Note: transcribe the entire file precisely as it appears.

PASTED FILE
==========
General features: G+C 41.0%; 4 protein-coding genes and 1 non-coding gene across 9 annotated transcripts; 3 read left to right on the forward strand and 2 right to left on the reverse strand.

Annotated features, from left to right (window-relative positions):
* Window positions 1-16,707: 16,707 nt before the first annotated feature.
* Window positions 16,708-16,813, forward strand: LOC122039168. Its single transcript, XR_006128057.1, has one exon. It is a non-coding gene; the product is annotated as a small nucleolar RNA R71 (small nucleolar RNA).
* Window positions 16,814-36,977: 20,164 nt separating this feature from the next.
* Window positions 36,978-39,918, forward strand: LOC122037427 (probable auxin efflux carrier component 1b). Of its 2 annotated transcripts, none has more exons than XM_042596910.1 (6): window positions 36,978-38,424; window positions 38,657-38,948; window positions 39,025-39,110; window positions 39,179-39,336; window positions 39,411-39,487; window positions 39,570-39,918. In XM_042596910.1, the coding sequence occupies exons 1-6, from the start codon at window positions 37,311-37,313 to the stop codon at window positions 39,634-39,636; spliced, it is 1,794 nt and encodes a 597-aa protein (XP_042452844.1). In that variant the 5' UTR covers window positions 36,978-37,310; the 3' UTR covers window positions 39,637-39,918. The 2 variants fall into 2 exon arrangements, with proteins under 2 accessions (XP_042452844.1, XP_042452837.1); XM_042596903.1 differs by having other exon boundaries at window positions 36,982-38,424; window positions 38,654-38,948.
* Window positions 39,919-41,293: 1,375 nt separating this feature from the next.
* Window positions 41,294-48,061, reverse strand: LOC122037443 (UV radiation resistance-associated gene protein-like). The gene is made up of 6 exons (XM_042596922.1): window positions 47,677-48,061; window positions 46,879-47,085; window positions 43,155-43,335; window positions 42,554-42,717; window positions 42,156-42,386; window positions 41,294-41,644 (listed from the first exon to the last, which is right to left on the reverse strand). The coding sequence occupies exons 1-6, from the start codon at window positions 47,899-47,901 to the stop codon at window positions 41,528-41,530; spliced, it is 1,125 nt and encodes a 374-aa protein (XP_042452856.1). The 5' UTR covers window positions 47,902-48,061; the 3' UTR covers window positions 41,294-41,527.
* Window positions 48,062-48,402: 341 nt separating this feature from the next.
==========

General features: G+C 41.0%; 4 protein-coding genes and 1 non-coding gene across 9 annotated transcripts; 3 read left to right on the forward strand and 2 right to left on the reverse strand.

Annotated features, from left to right (window-relative positions):
* Window positions 1-16,707: 16,707 nt before the first annotated feature.
* Window positions 16,708-16,813, forward strand: LOC122039168. Its single transcript, XR_006128057.1, has one exon. It is a non-coding gene; the product is annotated as a small nucleolar RNA R71 (small nucleolar RNA).
* Window positions 16,814-36,977: 20,164 nt separating this feature from the next.
* Window positions 36,978-39,918, forward strand: LOC122037427 (probable auxin efflux carrier component 1b). Of its 2 annotated transcripts, none has more exons than XM_042596910.1 (6): window positions 36,978-38,424; window positions 38,657-38,948; window positions 39,025-39,110; window positions 39,179-39,336; window positions 39,411-39,487; window positions 39,570-39,918. In XM_042596910.1, the coding sequence occupies exons 1-6, from the start codon at window positions 37,311-37,313 to the stop codon at window positions 39,634-39,636; spliced, it is 1,794 nt and encodes a 597-aa protein (XP_042452844.1). In that variant the 5' UTR covers window positions 36,978-37,310; the 3' UTR covers window positions 39,637-39,918. The 2 variants fall into 2 exon arrangements, with proteins under 2 accessions (XP_042452844.1, XP_042452837.1); XM_042596903.1 differs by having other exon boundaries at window positions 36,982-38,424; window positions 38,654-38,948.
* Window positions 39,919-41,293: 1,375 nt separating this feature from the next.
* Window positions 41,294-48,061, reverse strand: LOC122037443 (UV radiation resistance-associated gene protein-like). The gene is made up of 6 exons (XM_042596922.1): window positions 47,677-48,061; window positions 46,879-47,085; window positions 43,155-43,335; window positions 42,554-42,717; window positions 42,156-42,386; window positions 41,294-41,644 (listed from the first exon to the last, which is right to left on the reverse strand). The coding sequence occupies exons 1-6, from the start codon at window positions 47,899-47,901 to the stop codon at window positions 41,528-41,530; spliced, it is 1,125 nt and encodes a 374-aa protein (XP_042452856.1). The 5' UTR covers window positions 47,902-48,061; the 3' UTR covers window positions 41,294-41,527.
* Window positions 48,062-48,402: 341 nt separating this feature from the next.